This is the second in a series of blog posts exploring the threat that drug resistance poses in fighting the epidemics of AIDS, tuberculosis (TB) and malaria. The full series is available here.

Today, almost half of the world’s population is at risk of malaria. In 2015, there were 212 million cases of malaria, and 429,000 deaths from the disease. Almost 70 percent of those deaths were among children under age 5. The tragedy behind these figures is that malaria is both preventable and treatable. 

Through coordinated prevention and treatment campaigns spurred by the Global Fund to Fight AIDS, Tuberculosis and Malaria (Global Fund) and the U.S. President’s Malaria Initiative (PMI), the international community has made great strides in the fight against malaria. Since 2001, these efforts have helped to avert 6.8 million malaria deaths. However, a dual resistance threat jeopardizes these gains, and the Global Fund is acting to counter it.

Malaria is caused by a parasite that is transmitted to people through bites from infected mosquitoes. There are four parasite species that cause malaria in humans: Plasmodium falciparum, P. vivax, P. ovale, and P. malariae. P. falciparum is most prevalent in Africa, where 90 percent of malaria cases are concentrated, and is responsible for the most deaths.

To prevent the spread of malaria, public health campaigns have long targeted the mosquitoes that carry the parasites, through the destruction of mosquito breeding areas, the use of insecticide-treated nets, and the spraying of insecticides in homes, also known as indoor residual spraying (IRS). When prevention efforts fail and infection occurs, the most effective treatment available is artemisinin-based combination therapy (ACT), which cures most cases of malaria caused by P. falciparum.

But two types of resistance are emerging and undermining these efforts. Mosquitoes are becoming increasingly resistant to insecticide treatments (insecticide resistance), and malaria-causing parasites are developing drug resistance to ACT, rendering this critical treatment less effective (artemisinin resistance). Sixty countries have reported resistance to at least one type of insecticide, and 50 countries have reported resistance to more than two broader insecticide classes. As of March 2017, artemisinin resistance had been reported in the Greater Mekong subregion only. Together, insecticide and artemisinin resistance threaten to derail global malaria control efforts.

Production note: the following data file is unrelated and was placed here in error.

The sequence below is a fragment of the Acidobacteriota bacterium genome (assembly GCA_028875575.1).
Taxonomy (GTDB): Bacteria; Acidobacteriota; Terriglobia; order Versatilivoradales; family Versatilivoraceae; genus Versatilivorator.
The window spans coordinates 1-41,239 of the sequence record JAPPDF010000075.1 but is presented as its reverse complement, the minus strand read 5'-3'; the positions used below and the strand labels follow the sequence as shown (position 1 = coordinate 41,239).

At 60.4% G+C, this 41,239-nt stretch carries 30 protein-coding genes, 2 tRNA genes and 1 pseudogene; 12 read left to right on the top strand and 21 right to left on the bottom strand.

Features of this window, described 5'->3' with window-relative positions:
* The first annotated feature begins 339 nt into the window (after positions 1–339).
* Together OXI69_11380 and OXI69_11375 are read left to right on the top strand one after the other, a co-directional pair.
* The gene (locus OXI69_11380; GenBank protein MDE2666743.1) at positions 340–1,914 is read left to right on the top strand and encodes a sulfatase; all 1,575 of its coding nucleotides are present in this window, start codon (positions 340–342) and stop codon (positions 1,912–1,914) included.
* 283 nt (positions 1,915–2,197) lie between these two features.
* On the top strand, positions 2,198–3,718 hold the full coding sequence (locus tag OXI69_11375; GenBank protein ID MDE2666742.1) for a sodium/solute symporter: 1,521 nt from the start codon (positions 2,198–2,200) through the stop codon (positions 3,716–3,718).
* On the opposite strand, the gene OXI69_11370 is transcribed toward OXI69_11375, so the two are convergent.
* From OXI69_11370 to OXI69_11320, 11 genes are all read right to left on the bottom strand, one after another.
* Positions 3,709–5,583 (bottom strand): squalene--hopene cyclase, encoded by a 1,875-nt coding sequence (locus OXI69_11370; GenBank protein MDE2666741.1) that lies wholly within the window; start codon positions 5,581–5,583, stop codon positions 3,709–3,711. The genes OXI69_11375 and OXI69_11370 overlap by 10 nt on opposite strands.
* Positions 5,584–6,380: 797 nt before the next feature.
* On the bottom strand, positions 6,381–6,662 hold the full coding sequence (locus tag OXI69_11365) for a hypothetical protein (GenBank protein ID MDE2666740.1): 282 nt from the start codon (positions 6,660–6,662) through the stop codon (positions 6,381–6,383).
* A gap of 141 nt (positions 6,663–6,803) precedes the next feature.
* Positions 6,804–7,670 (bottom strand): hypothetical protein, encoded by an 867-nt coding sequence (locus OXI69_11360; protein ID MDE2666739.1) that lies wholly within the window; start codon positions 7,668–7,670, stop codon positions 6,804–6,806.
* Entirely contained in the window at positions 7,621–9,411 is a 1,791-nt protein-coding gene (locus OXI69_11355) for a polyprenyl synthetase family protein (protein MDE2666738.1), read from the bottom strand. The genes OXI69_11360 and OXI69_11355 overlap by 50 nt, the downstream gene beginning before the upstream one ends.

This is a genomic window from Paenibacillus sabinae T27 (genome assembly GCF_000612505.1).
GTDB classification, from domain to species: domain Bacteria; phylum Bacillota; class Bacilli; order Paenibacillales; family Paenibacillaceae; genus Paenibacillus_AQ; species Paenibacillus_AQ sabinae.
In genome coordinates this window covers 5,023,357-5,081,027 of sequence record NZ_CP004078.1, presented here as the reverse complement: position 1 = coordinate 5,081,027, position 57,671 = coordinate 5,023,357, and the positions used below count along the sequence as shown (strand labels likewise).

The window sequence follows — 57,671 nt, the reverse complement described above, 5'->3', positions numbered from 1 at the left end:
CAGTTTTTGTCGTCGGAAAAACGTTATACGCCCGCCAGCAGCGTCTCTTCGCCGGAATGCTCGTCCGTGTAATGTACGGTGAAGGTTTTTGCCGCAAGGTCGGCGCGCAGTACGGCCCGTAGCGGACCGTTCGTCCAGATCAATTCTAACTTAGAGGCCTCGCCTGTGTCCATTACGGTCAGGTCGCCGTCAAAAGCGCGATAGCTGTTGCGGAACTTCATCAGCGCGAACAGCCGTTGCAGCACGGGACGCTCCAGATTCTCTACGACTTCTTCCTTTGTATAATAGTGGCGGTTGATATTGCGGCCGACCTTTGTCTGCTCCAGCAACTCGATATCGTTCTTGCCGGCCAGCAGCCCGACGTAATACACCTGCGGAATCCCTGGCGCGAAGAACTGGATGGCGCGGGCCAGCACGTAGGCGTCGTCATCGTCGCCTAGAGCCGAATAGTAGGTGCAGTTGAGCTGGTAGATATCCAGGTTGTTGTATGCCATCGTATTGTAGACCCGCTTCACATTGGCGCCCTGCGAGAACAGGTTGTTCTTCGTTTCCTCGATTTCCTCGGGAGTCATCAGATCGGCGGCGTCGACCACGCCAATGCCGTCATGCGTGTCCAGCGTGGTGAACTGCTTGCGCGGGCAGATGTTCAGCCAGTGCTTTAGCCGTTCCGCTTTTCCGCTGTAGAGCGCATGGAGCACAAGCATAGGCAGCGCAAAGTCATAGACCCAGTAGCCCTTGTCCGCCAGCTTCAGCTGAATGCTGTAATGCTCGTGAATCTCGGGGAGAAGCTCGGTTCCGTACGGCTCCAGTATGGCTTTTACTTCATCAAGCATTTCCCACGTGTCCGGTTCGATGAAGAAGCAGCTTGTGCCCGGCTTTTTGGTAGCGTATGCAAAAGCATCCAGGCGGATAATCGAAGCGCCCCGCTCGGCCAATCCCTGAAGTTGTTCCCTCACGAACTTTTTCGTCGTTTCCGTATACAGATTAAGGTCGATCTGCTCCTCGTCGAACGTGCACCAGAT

The Global Fund has long supported a range of malaria control activities, including malaria awareness programs, IRS spraying in homes, and the distribution of treatment and insecticide-treated nets. Insecticide-treated nets are one of the most effective preventative measures, particularly among children, one of the most vulnerable populations to malaria.  Insecticide-treated nets have been shown to reduce malaria incidence by 50 percent among children worldwide. Since 2002, Global Fund-supported programs have distributed 795 million insecticide-treated nets.  With Global Fund support, dispensaries and health clinics have provided 668 million treatments for malaria.

More recently, the Global Fund has focused on the serious threat posed by insecticide and artemisinin resistance. Resistance to ACT treatments is concentrated in the Greater Mekong subregion, which includes Myanmar, Laos, Cambodia, Vietnam and Thailand. In Cambodia, four of the five available ACT treatments have been rendered ineffective by drug resistance, and only three of five available treatments are still effective in Thailand, Laos and Vietnam. This resistance not only increases morbidity and mortality rates, but it also poses a global risk, as the artemisinin-resistant parasites could spread to nearby regions and the African continent.

Recognizing the need for an urgent and robust response, the Global Fund launched the Regional Artemisinin-resistance Initiative (RAI) in 2013, which provided $115 million to combat the spread of artemisinin resistance in Myanmar, Laos, Cambodia, Vietnam and Thailand. In 2018, the second phase of RAI will take effect, which will provide $242 million over the course of three years with the aim of eliminating malaria in these countries by 2025.

RAI has supported the distribution of insecticide-treated nets, diagnostic technology, as well as malaria treatment. The initiative has also strengthened case management by supporting an expanded network of health workers who follow up with patients at risk of malaria in hard-to-reach areas. The Global Fund recognizes that a sustainable malaria response in the Greater Mekong subregion is dependent on resilient health systems, which is why part of the grant is dedicated to strengthening health information systems, health service integration and supply chain efficacy.

This coordinated, multi-country effort has accelerated gains and countered drug resistance in the Mekong subregion. Since 2012, malaria incidence in the region has been halved, and malaria death rates have been reduced by 84 percent. The number of malaria deaths in Cambodia fell from 93 in 2011 to just one in 2016. These local reductions have global implications—for stopping the spread of the disease elsewhere, and for expanding the zone of malaria elimination.

The Global Fund’s goal to eliminate malaria from the Greater Mekong subregion is the sort of bold action that is needed to counter the tremendous threat posed by drug resistance. Without this ambitious programming, insecticide- and drug-resistant strains will continue to spread, jeopardizing the significant progress that has been made in the fight against malaria. Continued U.S. leadership can act as a catalyst for more funding commitments to the Global Fund, which can help stop the spread of disease and save millions of people at risk of malaria worldwide.